Tax-Cut Phishing E-Mails Hit City Taxpayers
Online scammers have yet again started attacking taxpayers in Northern Ireland's 2nd largest city Londonderry by sending them fraudulent phishing e-mails. Londonderrysentinel.co.uk reported this on May 26, 2011.
It maybe noted that through phishing, scammers harvest bank account information by dispatching apparently genuine e-mails containing similar URLs.
Meanwhile, ever-since the above mentioned e-mails have surged, the HMRC (Her Majesty's Revenue and Customs) has cautioned taxpayers for remaining watchful.
Actually, the e-mails notify its readers that they're entitled to a tax cut as well as give a web-link leading onto a copycat site of HMRC, wherein they're directed for entering their payment card information.
This information is later exploited for extracting cash out of those users' credit card account. And if they're bank account details the users are asked to enter, then the theft is from their accounts held in their banks, with their private data subsequently traded with other gangsters' groups.
Remarking about the above fraud, Director of Customer Contact Chris Hopson at HMRC stated that incase anybody got an e-mail asserting it was from HMRC while promising a tax cut, the agency advised that that person should erase the message wholly. Londonderrysentinel.co.uk published this.
Worryingly, it isn't only Londonderry that's being hit with fraudulent tax cut electronic mails. Similar phishing messages too surfaced during the 2nd-week of May 2011 apparently sent from Monmouthshire County Council, the body which governs the main region of Monmouthshire.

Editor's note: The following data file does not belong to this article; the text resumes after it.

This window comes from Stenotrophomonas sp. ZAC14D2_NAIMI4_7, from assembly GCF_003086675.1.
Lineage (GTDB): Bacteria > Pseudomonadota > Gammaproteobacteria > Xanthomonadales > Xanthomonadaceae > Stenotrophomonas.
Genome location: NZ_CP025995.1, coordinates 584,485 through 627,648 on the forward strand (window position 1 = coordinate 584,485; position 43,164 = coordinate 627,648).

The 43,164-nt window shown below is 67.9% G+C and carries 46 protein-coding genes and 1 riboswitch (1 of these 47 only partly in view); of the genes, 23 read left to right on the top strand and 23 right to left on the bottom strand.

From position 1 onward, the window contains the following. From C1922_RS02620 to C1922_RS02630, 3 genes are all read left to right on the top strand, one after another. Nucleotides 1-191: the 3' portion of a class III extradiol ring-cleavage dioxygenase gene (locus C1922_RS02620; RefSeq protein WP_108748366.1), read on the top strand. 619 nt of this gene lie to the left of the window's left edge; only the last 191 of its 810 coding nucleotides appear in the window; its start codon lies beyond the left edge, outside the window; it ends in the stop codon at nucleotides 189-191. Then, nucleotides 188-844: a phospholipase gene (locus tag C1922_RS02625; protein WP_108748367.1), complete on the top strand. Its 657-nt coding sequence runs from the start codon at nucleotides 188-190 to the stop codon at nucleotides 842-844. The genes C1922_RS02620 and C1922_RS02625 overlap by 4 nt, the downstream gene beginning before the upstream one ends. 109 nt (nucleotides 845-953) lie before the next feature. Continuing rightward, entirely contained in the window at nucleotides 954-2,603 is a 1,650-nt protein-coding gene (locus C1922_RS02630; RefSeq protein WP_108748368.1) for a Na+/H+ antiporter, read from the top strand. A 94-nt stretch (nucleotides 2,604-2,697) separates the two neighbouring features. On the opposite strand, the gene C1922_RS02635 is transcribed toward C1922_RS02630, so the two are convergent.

The Council stated that local people had notified trading standards officials about phishing e-mails coming to them that posed as communications from the tax-collector while displaying the HMRC logo.
Meanwhile, HMRC says that it never notifies citizens about tax-cuts through electronic mail. It therefore urges people not to open any doubtful message rather forward it at firstname.lastname@example.org. But if anybody has already been victimized with a phishing campaign then he must get in touch with his bank as well as dial the "Consumer Direct" number and seek advice.
Eventually, similar to HMRC warning of tax-cut phishing e-mails, the US Internal Revenue Service and India's Income Tax Department too alerted people to tax-cut scam e-mails.
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» SPAMfighter News - 02-06-2011